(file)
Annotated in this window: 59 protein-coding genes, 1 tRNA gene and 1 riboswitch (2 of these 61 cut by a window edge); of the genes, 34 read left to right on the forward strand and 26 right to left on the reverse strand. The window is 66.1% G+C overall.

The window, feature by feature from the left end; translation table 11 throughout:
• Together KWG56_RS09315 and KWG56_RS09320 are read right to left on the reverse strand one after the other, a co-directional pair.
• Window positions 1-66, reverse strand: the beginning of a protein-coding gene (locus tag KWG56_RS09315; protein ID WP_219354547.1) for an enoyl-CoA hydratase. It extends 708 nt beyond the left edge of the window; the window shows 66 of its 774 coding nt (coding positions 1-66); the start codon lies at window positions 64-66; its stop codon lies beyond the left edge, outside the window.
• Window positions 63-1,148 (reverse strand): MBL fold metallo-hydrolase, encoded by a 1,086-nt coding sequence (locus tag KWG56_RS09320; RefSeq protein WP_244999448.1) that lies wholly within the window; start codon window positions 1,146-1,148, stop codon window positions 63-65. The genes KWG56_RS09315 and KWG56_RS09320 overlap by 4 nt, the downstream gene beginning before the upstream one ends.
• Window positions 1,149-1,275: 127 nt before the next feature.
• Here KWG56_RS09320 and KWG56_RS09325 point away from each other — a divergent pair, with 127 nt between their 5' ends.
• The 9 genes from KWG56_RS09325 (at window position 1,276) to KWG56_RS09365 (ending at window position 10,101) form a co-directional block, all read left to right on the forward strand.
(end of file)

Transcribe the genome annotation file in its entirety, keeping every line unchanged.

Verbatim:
Annotated in this window: 59 protein-coding genes, 1 tRNA gene and 1 riboswitch (2 of these 61 cut by a window edge); of the genes, 34 read left to right on the forward strand and 26 right to left on the reverse strand. The window is 66.1% G+C overall.

The window, feature by feature from the left end; translation table 11 throughout:
• Together KWG56_RS09315 and KWG56_RS09320 are read right to left on the reverse strand one after the other, a co-directional pair.
• Window positions 1-66, reverse strand: the beginning of a protein-coding gene (locus tag KWG56_RS09315; protein ID WP_219354547.1) for an enoyl-CoA hydratase. It extends 708 nt beyond the left edge of the window; the window shows 66 of its 774 coding nt (coding positions 1-66); the start codon lies at window positions 64-66; its stop codon lies beyond the left edge, outside the window.
• Window positions 63-1,148 (reverse strand): MBL fold metallo-hydrolase, encoded by a 1,086-nt coding sequence (locus tag KWG56_RS09320; RefSeq protein WP_244999448.1) that lies wholly within the window; start codon window positions 1,146-1,148, stop codon window positions 63-65. The genes KWG56_RS09315 and KWG56_RS09320 overlap by 4 nt, the downstream gene beginning before the upstream one ends.
• Window positions 1,149-1,275: 127 nt before the next feature.
• Here KWG56_RS09320 and KWG56_RS09325 point away from each other — a divergent pair, with 127 nt between their 5' ends.
• The 9 genes from KWG56_RS09325 (at window position 1,276) to KWG56_RS09365 (ending at window position 10,101) form a co-directional block, all read left to right on the forward strand.